In many respects, when comparing the digital asset and FX market, history is repeating itself, but far faster. While algorithmic trading of FX began in earnest around the turn of the millennium, the pace of progress was comparatively modest. This was a time when broadband internet was in its infancy and both venues and market participants had far less experience of establishing and maintaining automated digital trading infrastructure. Teething problems were inevitable and it was not uncommon for FX servers to crash, even at major institutions. In comparison, the speed at which the digital asset market is maturing – developing from a niche curiosity to an increasingly viable asset class for institutions within 2-3 years – is extraordinary.
With that said, given the structural similarities mentioned above, what aspects of the FX market might also emerge in the digital asset space?
With greater regulatory certainty and heightened institutional interest, we are likely to see an increase in both the number of liquidity venues and the range of financial products available. Like the modern FX market, a wide selection of both vanilla and exotic options is likely to develop on the crypto derivatives market. In this respect, structured products and ETFs based on crypto and digital assets, such as the Bitcoin-US dollar certificate provided by the Swiss crypto bank SEBA, could be a harbinger of what will follow. Such products will integrate digital assets into traditional markets and will likely be augmented by lock-in and lock-out options and other exotics.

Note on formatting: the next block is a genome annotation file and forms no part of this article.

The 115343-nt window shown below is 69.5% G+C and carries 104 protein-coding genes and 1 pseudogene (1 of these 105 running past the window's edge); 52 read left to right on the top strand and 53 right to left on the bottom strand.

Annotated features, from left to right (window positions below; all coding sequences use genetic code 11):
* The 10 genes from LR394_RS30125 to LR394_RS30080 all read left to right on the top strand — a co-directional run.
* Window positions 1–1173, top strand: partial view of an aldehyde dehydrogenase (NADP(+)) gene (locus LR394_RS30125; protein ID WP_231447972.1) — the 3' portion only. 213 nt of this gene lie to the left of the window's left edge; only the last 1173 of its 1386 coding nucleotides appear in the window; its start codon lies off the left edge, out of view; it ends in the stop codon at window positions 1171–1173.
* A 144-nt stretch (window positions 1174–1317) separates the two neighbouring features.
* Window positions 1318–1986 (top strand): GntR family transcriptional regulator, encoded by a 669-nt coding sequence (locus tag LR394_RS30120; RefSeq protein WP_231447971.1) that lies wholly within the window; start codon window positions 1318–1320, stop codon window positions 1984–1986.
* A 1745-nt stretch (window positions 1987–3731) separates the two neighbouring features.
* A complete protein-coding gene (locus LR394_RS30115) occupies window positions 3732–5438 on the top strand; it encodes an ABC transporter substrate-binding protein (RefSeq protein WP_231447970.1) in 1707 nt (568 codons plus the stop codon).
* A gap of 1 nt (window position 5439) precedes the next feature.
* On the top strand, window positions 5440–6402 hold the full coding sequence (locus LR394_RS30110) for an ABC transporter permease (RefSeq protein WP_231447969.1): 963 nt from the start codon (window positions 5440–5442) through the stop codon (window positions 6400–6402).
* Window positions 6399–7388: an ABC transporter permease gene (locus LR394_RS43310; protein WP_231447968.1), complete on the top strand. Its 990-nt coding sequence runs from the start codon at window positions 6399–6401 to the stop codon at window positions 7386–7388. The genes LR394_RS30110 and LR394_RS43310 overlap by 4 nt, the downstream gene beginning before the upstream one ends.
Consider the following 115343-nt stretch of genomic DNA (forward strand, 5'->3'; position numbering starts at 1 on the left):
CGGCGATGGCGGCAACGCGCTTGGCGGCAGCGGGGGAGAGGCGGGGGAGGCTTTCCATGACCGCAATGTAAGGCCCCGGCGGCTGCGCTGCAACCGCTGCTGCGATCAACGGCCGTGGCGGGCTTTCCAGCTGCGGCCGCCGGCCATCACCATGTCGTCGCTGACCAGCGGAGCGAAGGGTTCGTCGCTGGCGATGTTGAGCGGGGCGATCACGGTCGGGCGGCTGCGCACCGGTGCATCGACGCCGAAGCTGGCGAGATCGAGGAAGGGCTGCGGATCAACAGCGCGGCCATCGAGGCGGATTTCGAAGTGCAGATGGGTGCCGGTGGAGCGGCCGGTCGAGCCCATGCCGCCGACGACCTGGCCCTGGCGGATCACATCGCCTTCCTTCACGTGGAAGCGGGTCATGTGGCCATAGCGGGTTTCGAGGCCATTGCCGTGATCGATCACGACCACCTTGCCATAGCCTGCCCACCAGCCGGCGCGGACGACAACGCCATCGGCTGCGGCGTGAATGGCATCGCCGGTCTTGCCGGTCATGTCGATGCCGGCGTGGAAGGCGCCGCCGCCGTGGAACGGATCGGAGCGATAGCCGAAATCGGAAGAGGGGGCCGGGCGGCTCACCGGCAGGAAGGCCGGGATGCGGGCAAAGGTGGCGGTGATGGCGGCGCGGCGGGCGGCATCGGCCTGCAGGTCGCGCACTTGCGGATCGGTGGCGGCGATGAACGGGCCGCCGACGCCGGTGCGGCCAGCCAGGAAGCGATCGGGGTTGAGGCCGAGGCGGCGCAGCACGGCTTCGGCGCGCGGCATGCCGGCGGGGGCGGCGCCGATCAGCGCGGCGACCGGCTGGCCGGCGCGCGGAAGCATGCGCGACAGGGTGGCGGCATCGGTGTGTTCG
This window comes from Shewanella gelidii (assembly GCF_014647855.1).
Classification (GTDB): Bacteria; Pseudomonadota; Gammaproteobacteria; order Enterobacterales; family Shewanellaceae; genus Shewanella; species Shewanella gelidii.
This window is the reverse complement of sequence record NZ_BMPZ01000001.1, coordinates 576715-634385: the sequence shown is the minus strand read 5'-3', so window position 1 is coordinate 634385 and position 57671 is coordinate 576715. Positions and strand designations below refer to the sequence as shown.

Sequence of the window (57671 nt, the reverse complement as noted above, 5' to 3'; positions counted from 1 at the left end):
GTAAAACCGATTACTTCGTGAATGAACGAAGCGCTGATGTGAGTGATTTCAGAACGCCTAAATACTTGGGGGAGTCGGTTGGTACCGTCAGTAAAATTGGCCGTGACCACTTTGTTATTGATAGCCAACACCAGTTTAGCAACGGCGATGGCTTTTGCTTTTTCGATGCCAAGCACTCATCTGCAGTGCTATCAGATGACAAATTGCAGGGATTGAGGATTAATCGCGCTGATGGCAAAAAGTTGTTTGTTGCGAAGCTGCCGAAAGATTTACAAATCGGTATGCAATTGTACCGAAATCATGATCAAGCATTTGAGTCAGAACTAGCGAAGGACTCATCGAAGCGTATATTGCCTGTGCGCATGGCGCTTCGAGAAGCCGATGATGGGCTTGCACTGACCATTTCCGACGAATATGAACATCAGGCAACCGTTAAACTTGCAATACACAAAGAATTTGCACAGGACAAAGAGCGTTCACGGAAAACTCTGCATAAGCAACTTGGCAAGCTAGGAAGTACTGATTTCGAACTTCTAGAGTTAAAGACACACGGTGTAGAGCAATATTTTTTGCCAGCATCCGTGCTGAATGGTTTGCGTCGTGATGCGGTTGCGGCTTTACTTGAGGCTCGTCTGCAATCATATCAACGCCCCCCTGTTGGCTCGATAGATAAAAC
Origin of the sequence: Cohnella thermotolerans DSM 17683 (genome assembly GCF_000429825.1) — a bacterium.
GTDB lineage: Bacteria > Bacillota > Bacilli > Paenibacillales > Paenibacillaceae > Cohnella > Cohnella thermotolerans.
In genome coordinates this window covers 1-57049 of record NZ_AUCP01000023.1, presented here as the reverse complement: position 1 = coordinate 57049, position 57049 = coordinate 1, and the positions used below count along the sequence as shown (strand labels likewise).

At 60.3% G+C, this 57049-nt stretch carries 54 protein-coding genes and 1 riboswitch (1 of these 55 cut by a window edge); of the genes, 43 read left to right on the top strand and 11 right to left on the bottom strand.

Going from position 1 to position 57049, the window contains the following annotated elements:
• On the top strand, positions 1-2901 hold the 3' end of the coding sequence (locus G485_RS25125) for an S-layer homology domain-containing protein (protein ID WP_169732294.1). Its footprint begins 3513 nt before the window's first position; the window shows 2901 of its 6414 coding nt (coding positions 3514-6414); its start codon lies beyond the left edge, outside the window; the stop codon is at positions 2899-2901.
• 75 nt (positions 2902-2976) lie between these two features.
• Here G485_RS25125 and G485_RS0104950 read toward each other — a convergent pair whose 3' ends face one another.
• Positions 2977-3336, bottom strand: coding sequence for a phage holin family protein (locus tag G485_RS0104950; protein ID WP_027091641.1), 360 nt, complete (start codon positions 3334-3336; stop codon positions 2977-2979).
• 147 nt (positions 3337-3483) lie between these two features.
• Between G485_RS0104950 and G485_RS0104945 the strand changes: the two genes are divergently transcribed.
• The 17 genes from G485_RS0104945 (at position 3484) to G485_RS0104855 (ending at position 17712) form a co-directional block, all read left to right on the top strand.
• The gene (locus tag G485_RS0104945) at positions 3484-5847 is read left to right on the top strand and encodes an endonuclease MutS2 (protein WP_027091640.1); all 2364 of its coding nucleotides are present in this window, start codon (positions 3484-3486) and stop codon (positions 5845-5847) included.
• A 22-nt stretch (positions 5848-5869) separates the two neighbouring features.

In combination, the increased liquidity and additional instruments on the market are likely to change the motivation and focus of many digital asset traders. Whereas currently, assets like Bitcoin have some similarities to an alternative asset market in that a large percentage of investors are buying to hold, in future, a higher proportion of asset holders will be more active professional traders.
Due to its global, decentralized and fragmented nature, the digital asset market shares far more similarities with FX than equities. This suggests that while liquidity is likely to massively grow in the in the coming years, it will remain fragmented across myriad venues. This will pose challenges for professional traders, who will require specialized software and tailored execution platforms like AlgoTrader to automatically connect to a wide range of venues. However, diversity also presents opportunities: As the market develops, there will be increasing scope to execute more sophisticated trading strategies by taking advantage of derivative instruments and exotic options.